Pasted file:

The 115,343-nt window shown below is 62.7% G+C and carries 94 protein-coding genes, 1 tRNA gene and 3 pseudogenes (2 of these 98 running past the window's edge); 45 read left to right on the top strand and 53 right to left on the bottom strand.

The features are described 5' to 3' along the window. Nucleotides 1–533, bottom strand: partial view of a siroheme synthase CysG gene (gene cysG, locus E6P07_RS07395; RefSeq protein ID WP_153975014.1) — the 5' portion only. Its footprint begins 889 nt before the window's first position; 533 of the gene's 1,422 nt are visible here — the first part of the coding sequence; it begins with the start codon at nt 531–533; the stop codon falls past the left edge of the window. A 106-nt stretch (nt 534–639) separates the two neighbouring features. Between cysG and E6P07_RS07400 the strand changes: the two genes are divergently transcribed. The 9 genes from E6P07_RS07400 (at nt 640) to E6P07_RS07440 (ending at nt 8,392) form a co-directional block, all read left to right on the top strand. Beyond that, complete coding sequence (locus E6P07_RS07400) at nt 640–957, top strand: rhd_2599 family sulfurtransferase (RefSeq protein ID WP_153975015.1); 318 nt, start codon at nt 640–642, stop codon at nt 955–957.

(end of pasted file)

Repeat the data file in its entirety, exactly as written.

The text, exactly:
The 115,343-nt window shown below is 62.7% G+C and carries 94 protein-coding genes, 1 tRNA gene and 3 pseudogenes (2 of these 98 running past the window's edge); 45 read left to right on the top strand and 53 right to left on the bottom strand.

The features are described 5' to 3' along the window. Nucleotides 1–533, bottom strand: partial view of a siroheme synthase CysG gene (gene cysG, locus E6P07_RS07395; RefSeq protein ID WP_153975014.1) — the 5' portion only. Its footprint begins 889 nt before the window's first position; 533 of the gene's 1,422 nt are visible here — the first part of the coding sequence; it begins with the start codon at nt 531–533; the stop codon falls past the left edge of the window. A 106-nt stretch (nt 534–639) separates the two neighbouring features. Between cysG and E6P07_RS07400 the strand changes: the two genes are divergently transcribed. The 9 genes from E6P07_RS07400 (at nt 640) to E6P07_RS07440 (ending at nt 8,392) form a co-directional block, all read left to right on the top strand. Beyond that, complete coding sequence (locus E6P07_RS07400) at nt 640–957, top strand: rhd_2599 family sulfurtransferase (RefSeq protein ID WP_153975015.1); 318 nt, start codon at nt 640–642, stop codon at nt 955–957.